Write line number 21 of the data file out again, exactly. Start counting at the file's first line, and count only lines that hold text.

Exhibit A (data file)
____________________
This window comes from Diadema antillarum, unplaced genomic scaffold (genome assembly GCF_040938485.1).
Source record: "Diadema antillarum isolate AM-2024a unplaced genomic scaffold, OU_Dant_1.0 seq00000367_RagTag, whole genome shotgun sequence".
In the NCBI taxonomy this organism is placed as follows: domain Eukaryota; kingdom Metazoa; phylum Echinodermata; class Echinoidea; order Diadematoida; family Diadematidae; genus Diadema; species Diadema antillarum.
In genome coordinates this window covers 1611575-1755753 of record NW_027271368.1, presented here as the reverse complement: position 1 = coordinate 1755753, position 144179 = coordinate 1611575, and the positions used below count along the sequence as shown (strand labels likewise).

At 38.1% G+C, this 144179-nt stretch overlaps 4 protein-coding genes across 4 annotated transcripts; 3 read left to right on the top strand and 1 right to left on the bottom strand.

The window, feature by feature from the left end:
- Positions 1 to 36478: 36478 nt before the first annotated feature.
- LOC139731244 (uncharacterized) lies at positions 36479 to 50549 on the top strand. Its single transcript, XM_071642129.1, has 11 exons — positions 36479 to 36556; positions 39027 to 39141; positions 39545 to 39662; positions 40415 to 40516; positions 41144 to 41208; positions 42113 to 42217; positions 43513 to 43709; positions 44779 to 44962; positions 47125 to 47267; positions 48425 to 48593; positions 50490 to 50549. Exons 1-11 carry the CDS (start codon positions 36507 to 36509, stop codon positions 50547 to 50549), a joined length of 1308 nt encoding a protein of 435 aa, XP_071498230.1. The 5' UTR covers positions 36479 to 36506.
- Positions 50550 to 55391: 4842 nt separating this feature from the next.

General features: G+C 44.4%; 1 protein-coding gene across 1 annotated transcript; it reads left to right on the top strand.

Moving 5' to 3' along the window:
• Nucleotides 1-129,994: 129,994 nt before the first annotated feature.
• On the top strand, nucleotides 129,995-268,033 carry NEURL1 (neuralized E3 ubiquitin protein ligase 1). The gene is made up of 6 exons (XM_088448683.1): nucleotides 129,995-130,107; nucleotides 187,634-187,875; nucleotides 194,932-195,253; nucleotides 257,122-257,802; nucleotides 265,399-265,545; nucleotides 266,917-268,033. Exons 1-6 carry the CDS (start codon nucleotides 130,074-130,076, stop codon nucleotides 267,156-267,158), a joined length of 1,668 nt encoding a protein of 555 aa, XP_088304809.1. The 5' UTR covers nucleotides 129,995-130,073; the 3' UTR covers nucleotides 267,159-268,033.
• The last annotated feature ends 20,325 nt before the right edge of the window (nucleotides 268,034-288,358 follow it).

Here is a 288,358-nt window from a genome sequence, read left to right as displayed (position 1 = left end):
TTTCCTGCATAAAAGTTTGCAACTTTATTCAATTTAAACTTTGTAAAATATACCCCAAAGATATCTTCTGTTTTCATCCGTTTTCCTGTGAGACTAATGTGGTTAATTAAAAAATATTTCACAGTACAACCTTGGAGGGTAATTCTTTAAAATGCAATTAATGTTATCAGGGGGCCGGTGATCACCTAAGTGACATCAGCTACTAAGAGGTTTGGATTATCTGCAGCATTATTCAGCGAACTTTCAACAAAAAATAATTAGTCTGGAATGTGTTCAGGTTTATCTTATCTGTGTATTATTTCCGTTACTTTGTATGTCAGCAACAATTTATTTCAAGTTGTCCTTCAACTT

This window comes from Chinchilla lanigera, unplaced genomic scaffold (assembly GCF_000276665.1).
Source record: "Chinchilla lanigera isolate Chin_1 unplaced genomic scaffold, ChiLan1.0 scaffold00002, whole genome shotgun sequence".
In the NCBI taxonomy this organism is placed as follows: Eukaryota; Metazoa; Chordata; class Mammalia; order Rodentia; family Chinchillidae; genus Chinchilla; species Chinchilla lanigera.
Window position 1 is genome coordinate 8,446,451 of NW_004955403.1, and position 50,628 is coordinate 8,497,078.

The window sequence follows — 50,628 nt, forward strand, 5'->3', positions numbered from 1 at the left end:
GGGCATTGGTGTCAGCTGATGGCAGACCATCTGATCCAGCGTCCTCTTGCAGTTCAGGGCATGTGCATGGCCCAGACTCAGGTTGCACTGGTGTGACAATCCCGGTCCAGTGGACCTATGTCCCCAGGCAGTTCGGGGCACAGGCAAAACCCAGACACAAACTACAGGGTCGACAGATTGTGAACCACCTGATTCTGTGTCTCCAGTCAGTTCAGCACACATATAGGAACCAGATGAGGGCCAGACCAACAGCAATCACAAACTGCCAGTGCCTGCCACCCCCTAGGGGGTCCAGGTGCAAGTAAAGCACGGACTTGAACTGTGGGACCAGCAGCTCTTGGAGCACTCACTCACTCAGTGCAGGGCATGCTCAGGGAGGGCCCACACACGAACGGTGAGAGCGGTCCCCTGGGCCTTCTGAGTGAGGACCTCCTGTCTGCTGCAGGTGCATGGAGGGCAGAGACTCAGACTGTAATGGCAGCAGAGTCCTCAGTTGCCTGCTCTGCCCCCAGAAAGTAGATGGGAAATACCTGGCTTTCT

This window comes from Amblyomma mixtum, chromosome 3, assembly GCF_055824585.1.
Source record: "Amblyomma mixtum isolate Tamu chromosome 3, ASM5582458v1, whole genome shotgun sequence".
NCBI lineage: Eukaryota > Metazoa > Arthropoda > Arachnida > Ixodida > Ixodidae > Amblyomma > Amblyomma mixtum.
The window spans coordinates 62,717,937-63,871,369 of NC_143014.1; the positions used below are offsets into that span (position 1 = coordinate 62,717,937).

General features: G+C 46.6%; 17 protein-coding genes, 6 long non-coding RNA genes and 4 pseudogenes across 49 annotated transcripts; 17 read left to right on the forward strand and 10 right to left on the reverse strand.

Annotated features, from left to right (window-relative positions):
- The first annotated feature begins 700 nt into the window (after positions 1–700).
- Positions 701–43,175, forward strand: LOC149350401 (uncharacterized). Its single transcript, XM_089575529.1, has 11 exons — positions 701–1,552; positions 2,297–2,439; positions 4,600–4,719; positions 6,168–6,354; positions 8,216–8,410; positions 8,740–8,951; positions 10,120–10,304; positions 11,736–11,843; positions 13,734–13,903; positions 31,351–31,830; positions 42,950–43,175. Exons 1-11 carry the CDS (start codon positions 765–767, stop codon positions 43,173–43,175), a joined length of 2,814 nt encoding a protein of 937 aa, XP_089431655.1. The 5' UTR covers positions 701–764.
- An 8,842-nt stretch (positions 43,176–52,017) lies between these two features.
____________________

The window sequence follows — 50,628 nt, forward strand, 5'->3', positions numbered from 1 at the left end: